Napper: The amount of outreach and questions we’ve received about what it’s going to look like [is tremendous]. While those details haven’t been all figured out yet, the reaction has been very positive. I was actually at a meeting with a bunch of other state tourism directors just this past week. There’s much discussion about the need to continue to invest in outdoor recreation. I’m glad that we’re able to do that with some of the other states and to have that liaison between the different departments, the different places out there across the state, that range from local to state to federal level will be a tremendous asset.
Brock: Tell me more about the ‘See Why Arkansas’ initiative.
Hurst: It’s a new initiative for us to invite people from throughout the world, really to consider Arkansas as a place to relocate. We have about a million dollars within our tourism budget to devote to relocation and retirement. That’s what we bring to the table, while Commerce, of course, is interested in workforce. It started originally as a way to invite maybe a kid who grew up in Arkansas, but went away for college or who went to college here and then left for opportunity to remind them of all the great things that we offer in Arkansas. That low cost of living, the great access to the outdoors, but wonderful job opportunities here. That’s the creative messaging that we’re going to put out there and really encourage people to serve as ambassadors across the state. Through chambers of commerce, through our advertising and promotion commissions, to really help us get the word out that Arkansas is a great place to live and to work. I’m excited about it, and I think it’s a great partnership between our department and Commerce.
Brock: We did get some negative headlines out of this last legislative session that turned some people off about coming to Arkansas. How do you combat that?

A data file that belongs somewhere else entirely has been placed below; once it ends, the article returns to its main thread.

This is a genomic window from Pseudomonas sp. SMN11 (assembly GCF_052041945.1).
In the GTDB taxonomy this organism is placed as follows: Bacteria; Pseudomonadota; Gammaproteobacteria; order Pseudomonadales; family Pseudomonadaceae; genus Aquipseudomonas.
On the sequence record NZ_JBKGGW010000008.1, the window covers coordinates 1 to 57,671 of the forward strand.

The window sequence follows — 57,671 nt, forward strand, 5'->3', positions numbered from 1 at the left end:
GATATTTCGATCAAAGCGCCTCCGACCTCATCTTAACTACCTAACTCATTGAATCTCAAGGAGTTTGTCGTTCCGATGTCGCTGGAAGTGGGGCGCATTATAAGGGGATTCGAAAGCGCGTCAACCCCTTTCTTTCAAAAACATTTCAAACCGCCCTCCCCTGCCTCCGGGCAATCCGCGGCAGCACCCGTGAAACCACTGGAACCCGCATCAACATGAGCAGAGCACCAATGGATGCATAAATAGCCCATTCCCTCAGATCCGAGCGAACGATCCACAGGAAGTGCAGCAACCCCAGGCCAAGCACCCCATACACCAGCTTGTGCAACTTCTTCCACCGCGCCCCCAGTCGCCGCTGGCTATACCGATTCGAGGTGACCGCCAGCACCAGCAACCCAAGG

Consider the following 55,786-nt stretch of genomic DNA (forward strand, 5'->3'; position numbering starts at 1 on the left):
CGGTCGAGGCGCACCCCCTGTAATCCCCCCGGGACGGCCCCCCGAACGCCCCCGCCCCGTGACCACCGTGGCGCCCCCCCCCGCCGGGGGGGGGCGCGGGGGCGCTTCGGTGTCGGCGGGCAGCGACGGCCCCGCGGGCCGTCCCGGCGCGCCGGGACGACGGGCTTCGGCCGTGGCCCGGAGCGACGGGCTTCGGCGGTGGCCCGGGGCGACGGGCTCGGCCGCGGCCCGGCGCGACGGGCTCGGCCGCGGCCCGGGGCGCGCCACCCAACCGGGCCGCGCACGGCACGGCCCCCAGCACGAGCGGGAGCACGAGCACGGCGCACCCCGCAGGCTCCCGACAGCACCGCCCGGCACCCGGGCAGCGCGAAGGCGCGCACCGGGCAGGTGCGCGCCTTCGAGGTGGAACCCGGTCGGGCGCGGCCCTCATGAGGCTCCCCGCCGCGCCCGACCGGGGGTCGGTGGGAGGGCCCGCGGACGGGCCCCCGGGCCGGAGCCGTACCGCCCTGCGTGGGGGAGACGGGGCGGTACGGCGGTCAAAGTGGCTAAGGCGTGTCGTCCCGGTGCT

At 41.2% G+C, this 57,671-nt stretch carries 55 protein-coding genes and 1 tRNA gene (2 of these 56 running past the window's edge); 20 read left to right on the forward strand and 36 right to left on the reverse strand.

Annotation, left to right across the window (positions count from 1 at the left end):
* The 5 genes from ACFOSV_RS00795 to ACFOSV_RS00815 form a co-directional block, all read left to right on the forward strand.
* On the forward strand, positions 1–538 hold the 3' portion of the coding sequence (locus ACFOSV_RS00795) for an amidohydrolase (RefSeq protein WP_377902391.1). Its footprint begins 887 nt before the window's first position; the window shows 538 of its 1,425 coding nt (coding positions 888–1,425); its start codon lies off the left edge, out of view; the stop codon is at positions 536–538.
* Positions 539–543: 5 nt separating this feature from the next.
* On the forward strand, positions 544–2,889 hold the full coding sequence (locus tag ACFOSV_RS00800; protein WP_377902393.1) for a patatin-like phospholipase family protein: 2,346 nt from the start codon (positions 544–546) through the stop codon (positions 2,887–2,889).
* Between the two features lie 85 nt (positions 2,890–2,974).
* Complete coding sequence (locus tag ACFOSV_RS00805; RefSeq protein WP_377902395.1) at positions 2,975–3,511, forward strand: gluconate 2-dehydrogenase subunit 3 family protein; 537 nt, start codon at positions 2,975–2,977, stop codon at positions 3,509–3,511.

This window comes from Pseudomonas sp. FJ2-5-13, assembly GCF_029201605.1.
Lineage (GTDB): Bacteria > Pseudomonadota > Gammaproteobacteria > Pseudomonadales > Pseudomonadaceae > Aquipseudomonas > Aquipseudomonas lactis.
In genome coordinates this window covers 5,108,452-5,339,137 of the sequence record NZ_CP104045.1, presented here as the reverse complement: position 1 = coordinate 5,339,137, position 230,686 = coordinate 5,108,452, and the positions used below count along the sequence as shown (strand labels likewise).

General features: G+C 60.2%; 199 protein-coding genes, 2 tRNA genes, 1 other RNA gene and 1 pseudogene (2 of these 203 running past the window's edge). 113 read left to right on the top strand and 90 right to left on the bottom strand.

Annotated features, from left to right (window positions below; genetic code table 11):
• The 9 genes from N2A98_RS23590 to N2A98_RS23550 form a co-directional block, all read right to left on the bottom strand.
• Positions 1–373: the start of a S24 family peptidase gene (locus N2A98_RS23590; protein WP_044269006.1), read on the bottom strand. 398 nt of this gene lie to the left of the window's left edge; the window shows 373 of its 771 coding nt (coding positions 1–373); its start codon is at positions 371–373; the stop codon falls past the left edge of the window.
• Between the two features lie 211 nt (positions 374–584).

Hurst: We got a little bit of pushback from individuals who would send us emails that they disagreed with legislation, but we have not seen it impact our tourism numbers. I think our positioning on that has been that we are still a very hospitable place, we are still offering a great cost of living, and we are very welcoming to all individuals in Arkansas.
Brock: We always talk a lot about the pipeline and what’s in the pipeline. What are business prospects looking like right now in the state of Arkansas?
Preston: I’m optimistic about our future in Arkansas. I think coming out of this pandemic, we have a real opportunity to set ourselves apart from other states. And it’s because of the work that has been done throughout the pandemic, the leadership of our governor and taking us through these tough waters. I think we’re going to be better on the other side of it. The optimism lies in the fact that we’re seeing our pipeline really increased for projects. Some of that is a result of, like I said, 2020 people really sitting on the sidelines to see what was going on. But with the economy now roaring back or attempting to roar back, we’re going to be in a position to win a lot of projects.
Some of the groundwork has been laid after the governor’s initiatives on computer science education, what we’re already doing in manufacturing, transportation, and logistics. All of these things are things that we’re going to capitalize on. As for broadband, we still have work to do in the state to make sure we’re fully serviced across the state. We’ve made significant progress through the CARES funding. We’re hoping to make more progress on that as we go forward. We don’t want to have any impediments that we can control that slow us down because the future is wide open for Arkansas.
Brock: So when is the next major economic announcement in Arkansas?
Preston: We’ve got several good ones in the mix, so just stay tuned. I think as we get into the third quarter of this year and into the fourth quarter, we’re going to have some strong announcements. September, October will be really good. I’ll leave it at that, but it will be all exciting news to come.